So a President McCain would have prevented a Justice Sotomayor and Justice Kagan. But adding additional conservative judges to the court? Maybe one. Maybe none.

Demosthenes said...

"When your choices are a madman who'll drive you into a wall at 120 mph, and a slightly less unstable maniac who'll drive you into a wall at 75 mph, you're just stupid to pick either one."

If those are your only two choices, and you refuse to pick either one, then you end up at the mercy of whichever one can wrest control of the wheel.

These last three years, we've had the one who likes to go at 120 mph. How's that working out, for you and the country?

It takes a lot of chutzpah to label someone else as stupid for making the right call in a dilemma from which you stupidly abstained.

Anonymous said...

A President McCain probably would have appointed judges more in the mold of Justices Souter and Kennedy, rather than Roberts and Alito.

Amos said...

Yes, but you're forgetting the single most important thing about the last election: Sarah Palin neither killed her own filthy, disabled child nor leaned on her daughter to kill her child.

That makes her unqualified for human civility, much less the Vice Presidency. And that disqualifies McCain.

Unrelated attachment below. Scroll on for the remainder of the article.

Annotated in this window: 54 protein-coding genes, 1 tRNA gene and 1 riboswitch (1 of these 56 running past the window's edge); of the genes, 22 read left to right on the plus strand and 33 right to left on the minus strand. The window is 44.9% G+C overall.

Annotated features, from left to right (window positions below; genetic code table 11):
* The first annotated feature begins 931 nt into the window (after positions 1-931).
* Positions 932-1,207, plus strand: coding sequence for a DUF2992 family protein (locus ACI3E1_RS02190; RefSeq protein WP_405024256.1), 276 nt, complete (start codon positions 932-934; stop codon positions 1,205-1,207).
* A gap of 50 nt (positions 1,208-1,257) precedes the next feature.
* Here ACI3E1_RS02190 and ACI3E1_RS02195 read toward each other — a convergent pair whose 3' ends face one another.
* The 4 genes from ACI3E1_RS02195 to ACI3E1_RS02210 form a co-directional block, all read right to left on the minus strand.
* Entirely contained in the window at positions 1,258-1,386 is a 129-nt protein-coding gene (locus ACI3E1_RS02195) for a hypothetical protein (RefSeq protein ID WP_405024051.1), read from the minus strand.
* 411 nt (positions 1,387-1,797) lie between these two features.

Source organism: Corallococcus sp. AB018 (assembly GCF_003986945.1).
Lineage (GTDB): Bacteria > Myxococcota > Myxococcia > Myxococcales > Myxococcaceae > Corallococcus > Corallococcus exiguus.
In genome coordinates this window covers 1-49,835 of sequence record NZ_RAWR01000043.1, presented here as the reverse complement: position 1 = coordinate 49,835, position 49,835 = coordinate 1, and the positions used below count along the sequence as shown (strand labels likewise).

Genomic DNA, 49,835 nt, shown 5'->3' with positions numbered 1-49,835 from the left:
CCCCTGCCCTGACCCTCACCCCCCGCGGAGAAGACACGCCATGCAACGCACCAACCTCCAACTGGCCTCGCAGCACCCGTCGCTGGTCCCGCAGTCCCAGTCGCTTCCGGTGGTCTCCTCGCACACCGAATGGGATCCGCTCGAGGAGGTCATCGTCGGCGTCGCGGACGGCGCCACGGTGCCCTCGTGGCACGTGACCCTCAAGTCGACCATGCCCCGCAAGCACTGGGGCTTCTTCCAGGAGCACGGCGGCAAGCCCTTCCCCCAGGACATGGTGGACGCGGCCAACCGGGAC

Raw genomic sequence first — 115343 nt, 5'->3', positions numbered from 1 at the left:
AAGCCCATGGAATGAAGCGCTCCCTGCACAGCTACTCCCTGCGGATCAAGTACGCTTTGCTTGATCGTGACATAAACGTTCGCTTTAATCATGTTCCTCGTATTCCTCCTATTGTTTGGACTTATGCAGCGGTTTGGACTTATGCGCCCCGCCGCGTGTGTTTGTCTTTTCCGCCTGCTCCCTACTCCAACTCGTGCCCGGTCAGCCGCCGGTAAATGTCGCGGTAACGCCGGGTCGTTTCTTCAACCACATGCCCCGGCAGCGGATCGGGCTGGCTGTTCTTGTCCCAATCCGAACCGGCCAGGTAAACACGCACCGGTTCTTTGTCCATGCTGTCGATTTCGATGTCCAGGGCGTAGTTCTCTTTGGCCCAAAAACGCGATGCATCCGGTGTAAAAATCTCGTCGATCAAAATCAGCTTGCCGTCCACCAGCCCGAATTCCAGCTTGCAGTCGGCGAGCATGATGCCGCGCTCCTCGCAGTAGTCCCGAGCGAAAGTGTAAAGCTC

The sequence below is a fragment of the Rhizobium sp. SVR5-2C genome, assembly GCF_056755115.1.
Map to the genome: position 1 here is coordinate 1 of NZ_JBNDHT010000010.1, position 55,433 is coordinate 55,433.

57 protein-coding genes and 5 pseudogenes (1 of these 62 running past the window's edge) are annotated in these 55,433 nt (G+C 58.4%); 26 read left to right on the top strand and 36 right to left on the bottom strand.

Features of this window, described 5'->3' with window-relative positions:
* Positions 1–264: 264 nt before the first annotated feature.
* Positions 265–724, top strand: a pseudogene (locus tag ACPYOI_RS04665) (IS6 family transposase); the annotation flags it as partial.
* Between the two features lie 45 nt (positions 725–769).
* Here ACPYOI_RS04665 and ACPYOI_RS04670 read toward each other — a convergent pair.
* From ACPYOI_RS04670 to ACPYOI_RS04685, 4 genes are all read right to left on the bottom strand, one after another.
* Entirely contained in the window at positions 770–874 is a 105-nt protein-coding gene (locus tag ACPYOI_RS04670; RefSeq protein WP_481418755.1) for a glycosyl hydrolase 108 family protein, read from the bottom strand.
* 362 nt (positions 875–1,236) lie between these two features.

Duh. Hope! and Change!

Anonymous said...

McCain was a liberal just like Bush2, not as liberal as OBama but still...

He would have done bailouts, massive spending, weak dollar, debt, more govt and on and on.

Anonymous said...

Save your excuses. I think that last Presidential election was more style than actual substance.

I voted for McCain with warts and all in the primary because I like what he said. He has a history of petulance and played both sides of the aisle, but I think he had a descent platform. I think it all went south for him because of his support for TARP. By then, John McCain appeared desperate. Any of the conservative base that he was trying woo with his choice in Palin turned against him when he supported TARP. In turn, most moderates were turned off by Palin because of her lack of experience.